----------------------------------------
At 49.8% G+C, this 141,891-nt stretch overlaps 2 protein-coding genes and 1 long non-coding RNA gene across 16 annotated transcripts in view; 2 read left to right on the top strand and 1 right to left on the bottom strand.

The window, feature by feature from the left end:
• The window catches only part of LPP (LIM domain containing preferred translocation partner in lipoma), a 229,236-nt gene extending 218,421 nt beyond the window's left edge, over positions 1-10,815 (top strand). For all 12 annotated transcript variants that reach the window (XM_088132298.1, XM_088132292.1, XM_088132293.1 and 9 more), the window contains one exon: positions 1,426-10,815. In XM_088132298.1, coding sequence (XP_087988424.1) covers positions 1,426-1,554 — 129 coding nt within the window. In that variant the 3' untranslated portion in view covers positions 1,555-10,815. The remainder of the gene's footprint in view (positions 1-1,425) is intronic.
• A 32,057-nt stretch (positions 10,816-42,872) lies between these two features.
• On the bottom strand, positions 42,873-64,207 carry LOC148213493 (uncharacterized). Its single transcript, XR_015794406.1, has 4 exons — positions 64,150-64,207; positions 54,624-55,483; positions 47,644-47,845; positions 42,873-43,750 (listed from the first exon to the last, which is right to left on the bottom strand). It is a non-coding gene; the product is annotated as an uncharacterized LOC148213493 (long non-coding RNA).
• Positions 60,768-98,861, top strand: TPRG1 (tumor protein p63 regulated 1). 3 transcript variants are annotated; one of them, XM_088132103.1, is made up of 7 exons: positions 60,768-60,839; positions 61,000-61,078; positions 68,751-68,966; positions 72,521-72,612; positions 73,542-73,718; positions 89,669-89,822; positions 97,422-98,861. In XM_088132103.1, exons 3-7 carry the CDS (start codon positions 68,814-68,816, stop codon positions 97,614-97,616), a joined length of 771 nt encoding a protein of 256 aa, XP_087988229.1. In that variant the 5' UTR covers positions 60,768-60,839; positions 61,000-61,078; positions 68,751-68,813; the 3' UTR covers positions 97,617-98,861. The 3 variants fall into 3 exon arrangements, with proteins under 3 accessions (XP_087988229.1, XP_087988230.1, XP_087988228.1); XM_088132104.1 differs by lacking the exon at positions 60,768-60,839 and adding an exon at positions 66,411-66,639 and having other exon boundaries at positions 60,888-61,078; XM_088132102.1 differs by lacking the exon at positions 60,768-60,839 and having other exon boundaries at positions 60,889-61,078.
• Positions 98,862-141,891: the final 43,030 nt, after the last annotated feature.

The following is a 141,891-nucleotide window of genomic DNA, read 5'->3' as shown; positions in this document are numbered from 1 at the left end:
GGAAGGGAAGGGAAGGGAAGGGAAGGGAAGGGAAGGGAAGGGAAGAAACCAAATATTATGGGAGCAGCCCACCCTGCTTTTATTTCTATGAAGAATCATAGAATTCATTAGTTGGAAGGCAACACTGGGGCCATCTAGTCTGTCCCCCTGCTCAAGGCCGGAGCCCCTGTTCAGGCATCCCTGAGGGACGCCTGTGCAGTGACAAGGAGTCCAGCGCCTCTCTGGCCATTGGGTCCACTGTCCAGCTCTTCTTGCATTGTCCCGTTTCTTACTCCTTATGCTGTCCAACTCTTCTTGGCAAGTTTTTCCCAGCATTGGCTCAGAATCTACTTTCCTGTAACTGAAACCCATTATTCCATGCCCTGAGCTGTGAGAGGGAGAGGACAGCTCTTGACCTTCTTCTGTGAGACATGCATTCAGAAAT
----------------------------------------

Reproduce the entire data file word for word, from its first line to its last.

At 49.8% G+C, this 141,891-nt stretch overlaps 2 protein-coding genes and 1 long non-coding RNA gene across 16 annotated transcripts in view; 2 read left to right on the top strand and 1 right to left on the bottom strand.

The window, feature by feature from the left end:
• The window catches only part of LPP (LIM domain containing preferred translocation partner in lipoma), a 229,236-nt gene extending 218,421 nt beyond the window's left edge, over positions 1-10,815 (top strand). For all 12 annotated transcript variants that reach the window (XM_088132298.1, XM_088132292.1, XM_088132293.1 and 9 more), the window contains one exon: positions 1,426-10,815. In XM_088132298.1, coding sequence (XP_087988424.1) covers positions 1,426-1,554 — 129 coding nt within the window. In that variant the 3' untranslated portion in view covers positions 1,555-10,815. The remainder of the gene's footprint in view (positions 1-1,425) is intronic.
• A 32,057-nt stretch (positions 10,816-42,872) lies between these two features.
• On the bottom strand, positions 42,873-64,207 carry LOC148213493 (uncharacterized). Its single transcript, XR_015794406.1, has 4 exons — positions 64,150-64,207; positions 54,624-55,483; positions 47,644-47,845; positions 42,873-43,750 (listed from the first exon to the last, which is right to left on the bottom strand). It is a non-coding gene; the product is annotated as an uncharacterized LOC148213493 (long non-coding RNA).
• Positions 60,768-98,861, top strand: TPRG1 (tumor protein p63 regulated 1). 3 transcript variants are annotated; one of them, XM_088132103.1, is made up of 7 exons: positions 60,768-60,839; positions 61,000-61,078; positions 68,751-68,966; positions 72,521-72,612; positions 73,542-73,718; positions 89,669-89,822; positions 97,422-98,861. In XM_088132103.1, exons 3-7 carry the CDS (start codon positions 68,814-68,816, stop codon positions 97,614-97,616), a joined length of 771 nt encoding a protein of 256 aa, XP_087988229.1. In that variant the 5' UTR covers positions 60,768-60,839; positions 61,000-61,078; positions 68,751-68,813; the 3' UTR covers positions 97,617-98,861. The 3 variants fall into 3 exon arrangements, with proteins under 3 accessions (XP_087988229.1, XP_087988230.1, XP_087988228.1); XM_088132104.1 differs by lacking the exon at positions 60,768-60,839 and adding an exon at positions 66,411-66,639 and having other exon boundaries at positions 60,888-61,078; XM_088132102.1 differs by lacking the exon at positions 60,768-60,839 and having other exon boundaries at positions 60,889-61,078.
• Positions 98,862-141,891: the final 43,030 nt, after the last annotated feature.

The following is a 141,891-nucleotide window of genomic DNA, read 5'->3' as shown; positions in this document are numbered from 1 at the left end:
GGAAGGGAAGGGAAGGGAAGGGAAGGGAAGGGAAGGGAAGGGAAGAAACCAAATATTATGGGAGCAGCCCACCCTGCTTTTATTTCTATGAAGAATCATAGAATTCATTAGTTGGAAGGCAACACTGGGGCCATCTAGTCTGTCCCCCTGCTCAAGGCCGGAGCCCCTGTTCAGGCATCCCTGAGGGACGCCTGTGCAGTGACAAGGAGTCCAGCGCCTCTCTGGCCATTGGGTCCACTGTCCAGCTCTTCTTGCATTGTCCCGTTTCTTACTCCTTATGCTGTCCAACTCTTCTTGGCAAGTTTTTCCCAGCATTGGCTCAGAATCTACTTTCCTGTAACTGAAACCCATTATTCCATGCCCTGAGCTGTGAGAGGGAGAGGACAGCTCTTGACCTTCTTCTGTGAGACATGCATTCAGAAAT